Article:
LGBT Paralympians, ‘two minorities at once,’ welcome increased visibility
RIO DE JANEIRO — With a gold medal draped around her, U.S. wheelchair basketball player Abby Dunkin talked about being "two minorities at once."
"We're disabled and we're gay," she said.
As the Rio Paralympics closed on Sunday night, they marked a competition in which at least 12 publicly out athletes competed. Roughly 4,300 athletes were entered in the global sports festival for people with disabilities.
For Paralympic athletes, being welcomed into the athletic community is something that has improved over time, but is still a struggle. Add on being a member of the lesbian, gay, bisexual and transgender community, and it's a fight on two fronts.
Stephanie Wheeler, the U.S. coach and former member of the team, says being visible both as a lesbian and a player with a disability has moved the conversation forward. She came out at the end of her career, and has seen a lot of growth.
"There's been a huge change," she said. "When I was playing, I wouldn't necessarily say that we weren't welcomed, but it just wasn't' talked about, even on the able-bodied side."
Now that this conversation is in full swing, neither Dunkin, nor her out teammate Desiree Miller, had any negative experiences at the Paralympics.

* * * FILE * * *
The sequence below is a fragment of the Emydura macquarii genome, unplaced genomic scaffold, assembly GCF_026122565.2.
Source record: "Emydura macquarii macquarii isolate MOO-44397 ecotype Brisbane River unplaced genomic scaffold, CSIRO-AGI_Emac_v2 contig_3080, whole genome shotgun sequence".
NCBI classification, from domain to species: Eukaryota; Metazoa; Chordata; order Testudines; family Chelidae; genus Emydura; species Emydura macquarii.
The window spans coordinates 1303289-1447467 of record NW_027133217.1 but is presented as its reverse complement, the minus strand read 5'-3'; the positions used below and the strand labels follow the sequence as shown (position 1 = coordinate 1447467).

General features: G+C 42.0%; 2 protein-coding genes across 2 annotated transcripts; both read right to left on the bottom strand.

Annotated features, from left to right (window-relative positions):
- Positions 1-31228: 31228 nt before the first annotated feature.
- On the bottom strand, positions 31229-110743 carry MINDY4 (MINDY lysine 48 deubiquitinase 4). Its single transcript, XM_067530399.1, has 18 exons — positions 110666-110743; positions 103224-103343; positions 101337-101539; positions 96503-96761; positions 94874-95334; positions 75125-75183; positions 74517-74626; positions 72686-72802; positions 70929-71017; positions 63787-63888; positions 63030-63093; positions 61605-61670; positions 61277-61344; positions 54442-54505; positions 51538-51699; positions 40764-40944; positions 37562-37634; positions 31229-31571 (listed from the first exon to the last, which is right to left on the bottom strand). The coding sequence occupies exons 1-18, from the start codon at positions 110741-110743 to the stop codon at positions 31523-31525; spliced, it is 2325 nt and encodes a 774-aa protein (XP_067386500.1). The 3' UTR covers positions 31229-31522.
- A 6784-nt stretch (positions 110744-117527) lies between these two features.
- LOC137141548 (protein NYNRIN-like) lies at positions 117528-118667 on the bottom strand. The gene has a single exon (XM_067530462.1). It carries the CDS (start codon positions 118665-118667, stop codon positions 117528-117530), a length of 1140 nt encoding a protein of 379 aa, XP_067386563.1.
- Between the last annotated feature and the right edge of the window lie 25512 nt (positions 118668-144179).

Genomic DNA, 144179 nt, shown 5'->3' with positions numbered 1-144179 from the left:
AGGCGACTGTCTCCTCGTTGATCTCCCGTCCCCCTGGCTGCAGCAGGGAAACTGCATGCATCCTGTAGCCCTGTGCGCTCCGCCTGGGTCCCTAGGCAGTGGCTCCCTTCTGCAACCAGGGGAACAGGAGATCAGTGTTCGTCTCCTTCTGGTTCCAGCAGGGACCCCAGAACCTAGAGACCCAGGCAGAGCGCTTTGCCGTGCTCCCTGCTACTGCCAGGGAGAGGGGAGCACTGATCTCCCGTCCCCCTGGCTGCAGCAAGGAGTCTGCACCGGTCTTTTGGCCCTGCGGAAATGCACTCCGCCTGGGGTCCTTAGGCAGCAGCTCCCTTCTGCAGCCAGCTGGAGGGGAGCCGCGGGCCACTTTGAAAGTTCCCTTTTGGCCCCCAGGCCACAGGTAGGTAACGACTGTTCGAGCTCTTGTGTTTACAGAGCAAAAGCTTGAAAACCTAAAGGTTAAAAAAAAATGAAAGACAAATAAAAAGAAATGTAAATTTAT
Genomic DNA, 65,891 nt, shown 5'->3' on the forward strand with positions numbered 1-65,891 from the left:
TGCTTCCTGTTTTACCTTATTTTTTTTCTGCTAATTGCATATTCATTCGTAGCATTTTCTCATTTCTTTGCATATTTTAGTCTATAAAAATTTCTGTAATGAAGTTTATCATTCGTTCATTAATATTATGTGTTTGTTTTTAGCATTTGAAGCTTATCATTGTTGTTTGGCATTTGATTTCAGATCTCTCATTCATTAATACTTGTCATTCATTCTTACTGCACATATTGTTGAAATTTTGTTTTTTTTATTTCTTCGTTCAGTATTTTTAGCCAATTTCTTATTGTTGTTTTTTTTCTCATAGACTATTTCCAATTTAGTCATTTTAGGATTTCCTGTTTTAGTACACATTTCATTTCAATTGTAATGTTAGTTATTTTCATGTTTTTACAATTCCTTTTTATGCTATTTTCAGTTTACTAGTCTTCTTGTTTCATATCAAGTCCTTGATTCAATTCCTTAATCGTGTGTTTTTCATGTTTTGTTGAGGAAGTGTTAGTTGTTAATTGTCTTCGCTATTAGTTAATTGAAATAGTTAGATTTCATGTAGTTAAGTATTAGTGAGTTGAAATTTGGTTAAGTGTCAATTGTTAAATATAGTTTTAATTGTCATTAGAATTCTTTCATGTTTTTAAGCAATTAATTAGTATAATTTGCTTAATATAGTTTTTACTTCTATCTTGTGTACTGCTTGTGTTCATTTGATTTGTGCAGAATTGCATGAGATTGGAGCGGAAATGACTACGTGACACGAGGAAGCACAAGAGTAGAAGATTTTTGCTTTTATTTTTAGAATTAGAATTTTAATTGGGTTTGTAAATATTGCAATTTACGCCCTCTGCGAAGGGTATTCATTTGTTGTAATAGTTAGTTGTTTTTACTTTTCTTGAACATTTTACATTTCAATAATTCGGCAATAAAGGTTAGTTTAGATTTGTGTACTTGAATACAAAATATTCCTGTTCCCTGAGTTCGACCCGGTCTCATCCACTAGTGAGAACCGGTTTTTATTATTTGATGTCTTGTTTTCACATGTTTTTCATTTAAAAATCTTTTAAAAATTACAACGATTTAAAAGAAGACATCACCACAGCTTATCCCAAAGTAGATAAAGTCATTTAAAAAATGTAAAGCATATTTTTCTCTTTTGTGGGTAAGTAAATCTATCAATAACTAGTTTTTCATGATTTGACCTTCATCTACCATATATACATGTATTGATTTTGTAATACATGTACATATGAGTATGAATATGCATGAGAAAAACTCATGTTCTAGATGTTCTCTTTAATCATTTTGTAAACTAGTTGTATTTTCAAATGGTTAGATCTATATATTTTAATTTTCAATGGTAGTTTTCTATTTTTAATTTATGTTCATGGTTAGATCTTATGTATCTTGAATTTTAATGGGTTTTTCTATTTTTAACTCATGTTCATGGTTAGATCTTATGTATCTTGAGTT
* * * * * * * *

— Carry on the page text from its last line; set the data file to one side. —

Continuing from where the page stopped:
"They treat us just like anyone else, which is exactly what we want," Dunkin said.
"We don't want to be treated any differently. We go out and do the same thing, we play on the same court."
Coverage of the Paralympics has increased significantly since it was born in 1960, with more major media outlets getting on board for every set of games. So, what does this exposure mean for the future? For Dunkin, she hopes it will encourage the next generation of LGBT athletes with disabilities.
"It's so great with media coverage, finally these kids watching at home that are afraid to come out can see us, [can see that] we're out and winning medals and we're playing our sport and loving life and they can finally say ‘Hey, if they're out then I can come out too.' "
Miller is looking forward to full acceptance for members of both communities.
"My dream at some point is that it's not a big shock that somebody comes out as gay — it's just normal," she said. "It's just like I hope that being disabled is not a big shock."
(Nicole Barros is a senior majoring in journalism at Penn State University. Penn State and the University of Georgia are partnering with The Associated Press to supplement coverage of the 2016 Paralympics. This story was originally distributed by the AP and published in SB Nation Outsports.)
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